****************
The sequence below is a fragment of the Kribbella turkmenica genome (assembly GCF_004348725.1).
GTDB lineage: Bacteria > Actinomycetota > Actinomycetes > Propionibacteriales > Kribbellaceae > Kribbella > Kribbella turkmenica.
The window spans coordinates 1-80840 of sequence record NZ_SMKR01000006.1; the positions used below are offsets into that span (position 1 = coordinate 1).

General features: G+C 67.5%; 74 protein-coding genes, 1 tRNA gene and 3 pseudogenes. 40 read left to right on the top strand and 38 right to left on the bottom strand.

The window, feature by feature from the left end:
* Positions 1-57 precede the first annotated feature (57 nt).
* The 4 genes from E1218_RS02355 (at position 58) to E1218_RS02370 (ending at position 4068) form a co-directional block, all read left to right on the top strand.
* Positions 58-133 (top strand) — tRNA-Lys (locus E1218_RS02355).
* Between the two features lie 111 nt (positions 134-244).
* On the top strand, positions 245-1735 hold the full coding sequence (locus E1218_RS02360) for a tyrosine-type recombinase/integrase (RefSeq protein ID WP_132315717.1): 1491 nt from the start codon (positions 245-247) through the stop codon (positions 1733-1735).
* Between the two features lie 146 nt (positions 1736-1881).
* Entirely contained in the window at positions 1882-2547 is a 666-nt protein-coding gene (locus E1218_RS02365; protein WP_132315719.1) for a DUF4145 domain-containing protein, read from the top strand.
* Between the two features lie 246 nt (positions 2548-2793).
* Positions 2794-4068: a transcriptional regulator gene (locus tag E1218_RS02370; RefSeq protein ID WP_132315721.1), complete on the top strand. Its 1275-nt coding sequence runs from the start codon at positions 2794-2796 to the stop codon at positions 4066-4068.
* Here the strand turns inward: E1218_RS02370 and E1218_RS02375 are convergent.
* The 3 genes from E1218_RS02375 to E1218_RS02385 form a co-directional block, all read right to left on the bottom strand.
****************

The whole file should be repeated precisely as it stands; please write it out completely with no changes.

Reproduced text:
The sequence below is a fragment of the Kribbella turkmenica genome (assembly GCF_004348725.1).
GTDB lineage: Bacteria > Actinomycetota > Actinomycetes > Propionibacteriales > Kribbellaceae > Kribbella > Kribbella turkmenica.
The window spans coordinates 1-80840 of sequence record NZ_SMKR01000006.1; the positions used below are offsets into that span (position 1 = coordinate 1).

General features: G+C 67.5%; 74 protein-coding genes, 1 tRNA gene and 3 pseudogenes. 40 read left to right on the top strand and 38 right to left on the bottom strand.

The window, feature by feature from the left end:
* Positions 1-57 precede the first annotated feature (57 nt).
* The 4 genes from E1218_RS02355 (at position 58) to E1218_RS02370 (ending at position 4068) form a co-directional block, all read left to right on the top strand.
* Positions 58-133 (top strand) — tRNA-Lys (locus E1218_RS02355).
* Between the two features lie 111 nt (positions 134-244).
* On the top strand, positions 245-1735 hold the full coding sequence (locus E1218_RS02360) for a tyrosine-type recombinase/integrase (RefSeq protein ID WP_132315717.1): 1491 nt from the start codon (positions 245-247) through the stop codon (positions 1733-1735).
* Between the two features lie 146 nt (positions 1736-1881).
* Entirely contained in the window at positions 1882-2547 is a 666-nt protein-coding gene (locus E1218_RS02365; protein WP_132315719.1) for a DUF4145 domain-containing protein, read from the top strand.
* Between the two features lie 246 nt (positions 2548-2793).
* Positions 2794-4068: a transcriptional regulator gene (locus tag E1218_RS02370; RefSeq protein ID WP_132315721.1), complete on the top strand. Its 1275-nt coding sequence runs from the start codon at positions 2794-2796 to the stop codon at positions 4066-4068.
* Here the strand turns inward: E1218_RS02370 and E1218_RS02375 are convergent.
* The 3 genes from E1218_RS02375 to E1218_RS02385 form a co-directional block, all read right to left on the bottom strand.